Greek nouns have 3 distinguishable features, namely number, case, and gender.
Number is defined as either singular or plural (plus a rarely used dual).
Case indicates grammatical relationships of nouns within a phrase or sentence. Where Indo-European used 8 cases, Classical Greek employs 5 distinct cases, thus causing some Greek cases to serve more than one function:
Nominative, for the subjects of verbs, predicate nominatives and naming of objects.
Genitive, for nouns that (1) describe things like possession/dependence and (2) provide movement “from”. The Genitive is used where in English the proposition “of” is found.
Dative, to describe (1) interested parties, (2) the position/time at which something occurs and (3) instrumentality. The Dative is used where in English the propositions “to”, “for”, “by”, “with”, “in” or “at” are found.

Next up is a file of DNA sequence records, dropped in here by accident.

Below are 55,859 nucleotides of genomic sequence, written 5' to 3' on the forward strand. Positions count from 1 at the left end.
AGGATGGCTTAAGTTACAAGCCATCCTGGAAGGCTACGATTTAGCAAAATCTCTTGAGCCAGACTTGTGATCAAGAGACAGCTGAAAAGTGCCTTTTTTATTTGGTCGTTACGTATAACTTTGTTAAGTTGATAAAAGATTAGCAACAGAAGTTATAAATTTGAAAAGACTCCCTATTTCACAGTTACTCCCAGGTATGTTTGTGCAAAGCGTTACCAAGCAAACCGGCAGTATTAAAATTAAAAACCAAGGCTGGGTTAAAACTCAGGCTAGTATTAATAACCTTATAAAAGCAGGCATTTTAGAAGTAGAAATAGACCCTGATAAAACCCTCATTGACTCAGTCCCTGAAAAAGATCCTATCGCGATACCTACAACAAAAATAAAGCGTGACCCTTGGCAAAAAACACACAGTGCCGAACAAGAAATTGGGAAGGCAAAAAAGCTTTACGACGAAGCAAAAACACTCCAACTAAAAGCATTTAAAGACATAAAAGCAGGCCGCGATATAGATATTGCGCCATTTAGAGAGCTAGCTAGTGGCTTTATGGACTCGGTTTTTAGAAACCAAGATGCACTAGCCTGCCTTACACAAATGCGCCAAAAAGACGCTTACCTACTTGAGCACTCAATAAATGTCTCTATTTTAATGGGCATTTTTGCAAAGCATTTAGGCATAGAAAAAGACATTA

Accusative, for nouns that describe direct objects, motion towards another object or the length of space and time.
Vocative, for nouns being directly addressed.
Gender is either feminine, masculine or neuter. The terms feminine and masculine are grammatical distinctions, not sexual distinctions. However, usually terms for living things that are male are in the masculine gender, while terms for living things that are feminine are of the feminine gender. Gender is also closely related to the declension of many nouns. Gender cannot be guessed with regularity and so must be memorized as a core component of a Greek noun.